This book has something for wrestling fans of all generations and ages:
-- Being a wrestling fan in the '50s
-- Breaking into the wrestling business as a referee during the '60s
-- Wrestling in the territorial system of the '70's
-- Taking leadership of the legendary Four Horsemen during the '80s
-- Working with Vince McMahon in the WWF during the '90s
-- Watching the monumental collapse of WCW in the 2000s
J.J. Dillon offers a first-hand account and detailed history of one of the most influential wrestling promotions in wrestling history the World Wrestling Federation. For 7-1/2 years, JJ served in the WWF as Vince McMahon's top lieutenant, right-hand man, and vice president. Never before has someone from McMahon's inner circle written a book with an insider's perspective of the company.
JJ also gives a insider's perspective on the ludicrous business decisions made by executives who took World Championship Wrestling down a path that led to the company's destruction and eventual demise.
From the highs of making big money, winning championship titles, rubbing elbows with top celebrities, and appearing on television every week to the lows of filing for bankruptcy, extramarital affairs, divorces, and drug use -- no stone is left unturned when J.J. Dillon tells his story.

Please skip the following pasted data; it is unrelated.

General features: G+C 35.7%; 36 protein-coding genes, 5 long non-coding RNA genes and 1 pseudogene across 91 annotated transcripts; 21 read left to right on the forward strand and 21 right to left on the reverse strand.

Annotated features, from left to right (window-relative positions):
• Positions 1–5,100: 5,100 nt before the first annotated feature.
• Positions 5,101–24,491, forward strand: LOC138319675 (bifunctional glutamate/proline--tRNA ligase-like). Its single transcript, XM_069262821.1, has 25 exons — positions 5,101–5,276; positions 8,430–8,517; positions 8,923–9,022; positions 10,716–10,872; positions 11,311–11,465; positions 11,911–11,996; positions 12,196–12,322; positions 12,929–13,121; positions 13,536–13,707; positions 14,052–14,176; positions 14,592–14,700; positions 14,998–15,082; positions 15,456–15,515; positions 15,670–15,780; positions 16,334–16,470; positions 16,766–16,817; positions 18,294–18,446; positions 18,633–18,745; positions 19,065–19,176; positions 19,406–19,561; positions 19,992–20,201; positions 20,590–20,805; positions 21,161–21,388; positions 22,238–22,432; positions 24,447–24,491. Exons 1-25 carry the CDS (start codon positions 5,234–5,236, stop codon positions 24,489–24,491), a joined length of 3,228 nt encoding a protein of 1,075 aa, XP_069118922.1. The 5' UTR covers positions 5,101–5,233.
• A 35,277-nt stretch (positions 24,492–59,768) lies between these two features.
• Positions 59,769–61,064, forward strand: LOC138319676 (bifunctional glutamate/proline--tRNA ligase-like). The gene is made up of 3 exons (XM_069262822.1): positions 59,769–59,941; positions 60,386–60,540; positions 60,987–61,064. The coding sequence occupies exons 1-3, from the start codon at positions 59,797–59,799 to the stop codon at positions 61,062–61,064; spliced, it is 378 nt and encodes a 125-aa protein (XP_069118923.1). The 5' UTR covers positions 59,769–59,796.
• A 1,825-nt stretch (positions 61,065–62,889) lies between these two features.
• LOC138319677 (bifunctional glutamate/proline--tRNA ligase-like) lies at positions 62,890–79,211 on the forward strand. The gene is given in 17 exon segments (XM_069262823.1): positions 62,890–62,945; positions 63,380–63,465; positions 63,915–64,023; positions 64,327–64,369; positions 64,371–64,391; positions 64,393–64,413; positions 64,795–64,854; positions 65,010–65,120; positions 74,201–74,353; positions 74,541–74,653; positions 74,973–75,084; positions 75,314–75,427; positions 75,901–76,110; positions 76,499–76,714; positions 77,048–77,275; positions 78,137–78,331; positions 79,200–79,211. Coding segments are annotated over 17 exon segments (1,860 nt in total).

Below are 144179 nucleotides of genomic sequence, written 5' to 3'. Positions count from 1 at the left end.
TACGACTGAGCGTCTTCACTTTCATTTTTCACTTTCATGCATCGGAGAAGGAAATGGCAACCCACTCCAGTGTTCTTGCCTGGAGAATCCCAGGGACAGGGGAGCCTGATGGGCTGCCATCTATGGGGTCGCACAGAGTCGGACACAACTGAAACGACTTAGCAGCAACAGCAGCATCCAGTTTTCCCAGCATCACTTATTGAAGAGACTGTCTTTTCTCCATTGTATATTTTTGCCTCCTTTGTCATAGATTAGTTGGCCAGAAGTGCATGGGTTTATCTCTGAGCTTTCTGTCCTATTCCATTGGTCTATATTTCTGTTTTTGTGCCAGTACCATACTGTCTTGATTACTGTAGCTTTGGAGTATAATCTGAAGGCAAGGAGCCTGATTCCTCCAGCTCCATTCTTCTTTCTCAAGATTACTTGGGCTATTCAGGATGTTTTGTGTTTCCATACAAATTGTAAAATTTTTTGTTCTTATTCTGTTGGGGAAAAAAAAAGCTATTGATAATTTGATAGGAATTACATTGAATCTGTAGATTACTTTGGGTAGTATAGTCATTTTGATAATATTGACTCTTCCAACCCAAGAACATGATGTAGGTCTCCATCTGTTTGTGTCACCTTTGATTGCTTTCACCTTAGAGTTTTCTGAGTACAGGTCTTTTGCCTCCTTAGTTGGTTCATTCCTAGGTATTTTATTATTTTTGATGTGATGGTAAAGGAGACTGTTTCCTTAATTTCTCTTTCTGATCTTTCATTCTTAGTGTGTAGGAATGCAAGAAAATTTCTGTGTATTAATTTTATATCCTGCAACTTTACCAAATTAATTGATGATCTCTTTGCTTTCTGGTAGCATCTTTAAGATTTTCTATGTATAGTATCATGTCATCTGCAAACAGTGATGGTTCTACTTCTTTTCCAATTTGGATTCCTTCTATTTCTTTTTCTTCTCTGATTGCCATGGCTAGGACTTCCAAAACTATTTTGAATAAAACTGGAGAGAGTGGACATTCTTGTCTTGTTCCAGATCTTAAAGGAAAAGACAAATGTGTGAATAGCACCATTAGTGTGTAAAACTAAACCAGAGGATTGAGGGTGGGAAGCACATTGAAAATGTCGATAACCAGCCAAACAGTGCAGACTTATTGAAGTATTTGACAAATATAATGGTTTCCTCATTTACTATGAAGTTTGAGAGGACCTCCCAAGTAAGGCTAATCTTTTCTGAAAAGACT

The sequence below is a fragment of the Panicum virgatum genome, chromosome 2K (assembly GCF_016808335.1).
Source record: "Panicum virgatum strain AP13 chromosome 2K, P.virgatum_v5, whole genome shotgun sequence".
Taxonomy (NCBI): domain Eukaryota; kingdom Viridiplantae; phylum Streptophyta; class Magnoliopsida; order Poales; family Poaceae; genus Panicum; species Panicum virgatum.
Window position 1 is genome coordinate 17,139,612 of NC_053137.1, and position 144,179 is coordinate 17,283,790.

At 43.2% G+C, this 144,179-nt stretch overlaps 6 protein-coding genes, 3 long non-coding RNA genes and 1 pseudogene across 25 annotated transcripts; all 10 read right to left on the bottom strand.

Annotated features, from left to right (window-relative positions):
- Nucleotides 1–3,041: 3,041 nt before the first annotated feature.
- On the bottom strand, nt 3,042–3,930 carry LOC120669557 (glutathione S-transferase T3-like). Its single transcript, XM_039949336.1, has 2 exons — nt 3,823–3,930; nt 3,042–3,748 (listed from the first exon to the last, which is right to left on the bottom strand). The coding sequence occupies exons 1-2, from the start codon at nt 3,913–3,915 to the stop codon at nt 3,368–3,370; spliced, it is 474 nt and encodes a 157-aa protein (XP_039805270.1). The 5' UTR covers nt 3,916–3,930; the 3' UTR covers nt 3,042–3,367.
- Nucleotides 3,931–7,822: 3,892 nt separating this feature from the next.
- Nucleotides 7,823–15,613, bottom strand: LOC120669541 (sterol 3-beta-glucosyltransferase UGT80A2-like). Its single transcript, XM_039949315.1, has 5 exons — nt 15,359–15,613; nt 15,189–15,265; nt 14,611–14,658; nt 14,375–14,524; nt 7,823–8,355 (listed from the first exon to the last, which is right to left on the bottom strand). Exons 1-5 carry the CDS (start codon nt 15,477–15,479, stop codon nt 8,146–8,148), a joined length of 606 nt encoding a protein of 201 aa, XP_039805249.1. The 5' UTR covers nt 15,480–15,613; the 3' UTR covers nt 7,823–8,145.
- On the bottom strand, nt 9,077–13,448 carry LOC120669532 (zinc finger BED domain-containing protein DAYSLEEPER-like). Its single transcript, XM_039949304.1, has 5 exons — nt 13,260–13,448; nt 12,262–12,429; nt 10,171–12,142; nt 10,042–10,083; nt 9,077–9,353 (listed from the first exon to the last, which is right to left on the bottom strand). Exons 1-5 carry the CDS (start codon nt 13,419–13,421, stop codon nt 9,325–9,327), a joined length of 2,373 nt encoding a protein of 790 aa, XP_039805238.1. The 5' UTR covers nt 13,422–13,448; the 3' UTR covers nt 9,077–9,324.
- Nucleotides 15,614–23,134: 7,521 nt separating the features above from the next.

In this book, there are truly "no holds barred."
JAMES J. DILLON
The Leader of the Four Horsemen
(from the pages of "Wrestlers Are Like Seagulls")
The Four Horsemen were formed spontaneously. It was not an idea that was planned in any great detail. At the time, Ric Flair was the world heavyweight champion. Tully Blanchard was the U.S. champion. Ole and Arn were the National tag team champions. We all walked out onto the studio set and did an interview, en masse. At the time, I only managed Tully, so I went out with him. There we were, all of the heels with all of the titles, and with all the bragging rights.
As I said, the Horsemen concept was something that happened, but if anyone should be given credit for the idea, it should be Arn Anderson. As we did the interview, Arn grabbed the microphone and told the audience that they were witnessing history. "Only once has so much damage been caused by so few," Arn shouted, "and to find that source, you need to go all the way back to the Four Horsemen of the Apocalypse."
When Arn held up his four fingers, the fans picked up on it. From that day on, the fans gave us the four finger sign the symbol of ...
THE FOUR HORSEMEN
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